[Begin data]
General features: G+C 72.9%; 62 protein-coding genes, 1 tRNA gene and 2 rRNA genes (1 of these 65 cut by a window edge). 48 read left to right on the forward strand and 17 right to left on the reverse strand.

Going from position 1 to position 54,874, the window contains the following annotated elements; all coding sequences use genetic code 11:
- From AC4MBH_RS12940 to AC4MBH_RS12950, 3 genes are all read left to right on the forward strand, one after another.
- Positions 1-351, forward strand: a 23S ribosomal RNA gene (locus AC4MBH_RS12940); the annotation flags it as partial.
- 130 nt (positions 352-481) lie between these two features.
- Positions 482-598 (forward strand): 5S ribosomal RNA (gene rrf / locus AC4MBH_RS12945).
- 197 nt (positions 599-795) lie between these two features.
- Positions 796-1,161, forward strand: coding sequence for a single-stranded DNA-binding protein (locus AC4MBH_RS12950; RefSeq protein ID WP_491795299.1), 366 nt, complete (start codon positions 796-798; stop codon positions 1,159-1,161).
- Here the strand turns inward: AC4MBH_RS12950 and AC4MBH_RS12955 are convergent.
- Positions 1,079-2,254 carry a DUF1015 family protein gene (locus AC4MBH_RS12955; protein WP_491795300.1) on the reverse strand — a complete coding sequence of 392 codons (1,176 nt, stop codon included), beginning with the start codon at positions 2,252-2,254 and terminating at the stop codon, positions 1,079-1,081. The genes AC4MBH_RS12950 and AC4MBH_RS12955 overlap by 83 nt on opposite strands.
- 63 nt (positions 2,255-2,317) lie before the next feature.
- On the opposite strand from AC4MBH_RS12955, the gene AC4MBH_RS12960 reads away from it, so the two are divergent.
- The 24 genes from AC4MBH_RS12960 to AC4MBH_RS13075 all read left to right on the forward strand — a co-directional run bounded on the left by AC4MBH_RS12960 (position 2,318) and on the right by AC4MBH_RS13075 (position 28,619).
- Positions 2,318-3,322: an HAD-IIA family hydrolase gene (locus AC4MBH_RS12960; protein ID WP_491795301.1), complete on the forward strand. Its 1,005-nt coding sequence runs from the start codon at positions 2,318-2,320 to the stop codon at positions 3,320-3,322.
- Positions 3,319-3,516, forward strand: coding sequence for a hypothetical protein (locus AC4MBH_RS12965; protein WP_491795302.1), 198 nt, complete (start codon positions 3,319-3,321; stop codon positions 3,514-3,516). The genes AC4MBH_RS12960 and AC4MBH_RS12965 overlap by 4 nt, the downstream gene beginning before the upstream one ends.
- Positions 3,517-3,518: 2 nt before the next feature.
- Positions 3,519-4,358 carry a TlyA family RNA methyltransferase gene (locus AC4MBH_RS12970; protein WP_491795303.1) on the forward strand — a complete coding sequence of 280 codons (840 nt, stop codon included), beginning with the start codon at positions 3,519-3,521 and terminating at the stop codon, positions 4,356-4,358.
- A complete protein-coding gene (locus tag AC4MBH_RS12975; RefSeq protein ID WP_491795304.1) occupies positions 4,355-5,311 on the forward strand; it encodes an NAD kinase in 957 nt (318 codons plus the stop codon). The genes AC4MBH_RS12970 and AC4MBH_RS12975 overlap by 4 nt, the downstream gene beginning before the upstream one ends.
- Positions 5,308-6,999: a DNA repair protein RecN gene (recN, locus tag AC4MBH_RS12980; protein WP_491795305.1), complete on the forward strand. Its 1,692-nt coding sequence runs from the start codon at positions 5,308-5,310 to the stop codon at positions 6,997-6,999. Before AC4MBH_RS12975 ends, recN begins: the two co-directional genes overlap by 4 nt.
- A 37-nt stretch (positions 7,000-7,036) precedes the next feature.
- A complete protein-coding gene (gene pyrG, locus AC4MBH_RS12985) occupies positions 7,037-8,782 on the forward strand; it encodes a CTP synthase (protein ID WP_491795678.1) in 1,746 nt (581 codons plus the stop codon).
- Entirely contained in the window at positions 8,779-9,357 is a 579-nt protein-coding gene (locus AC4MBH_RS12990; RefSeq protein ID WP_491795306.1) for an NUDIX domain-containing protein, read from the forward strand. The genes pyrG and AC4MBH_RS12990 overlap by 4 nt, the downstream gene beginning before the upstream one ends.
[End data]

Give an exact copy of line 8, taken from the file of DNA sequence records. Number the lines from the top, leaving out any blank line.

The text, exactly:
- Positions 796-1,161, forward strand: coding sequence for a single-stranded DNA-binding protein (locus AC4MBH_RS12950; RefSeq protein ID WP_491795299.1), 366 nt, complete (start codon positions 796-798; stop codon positions 1,159-1,161).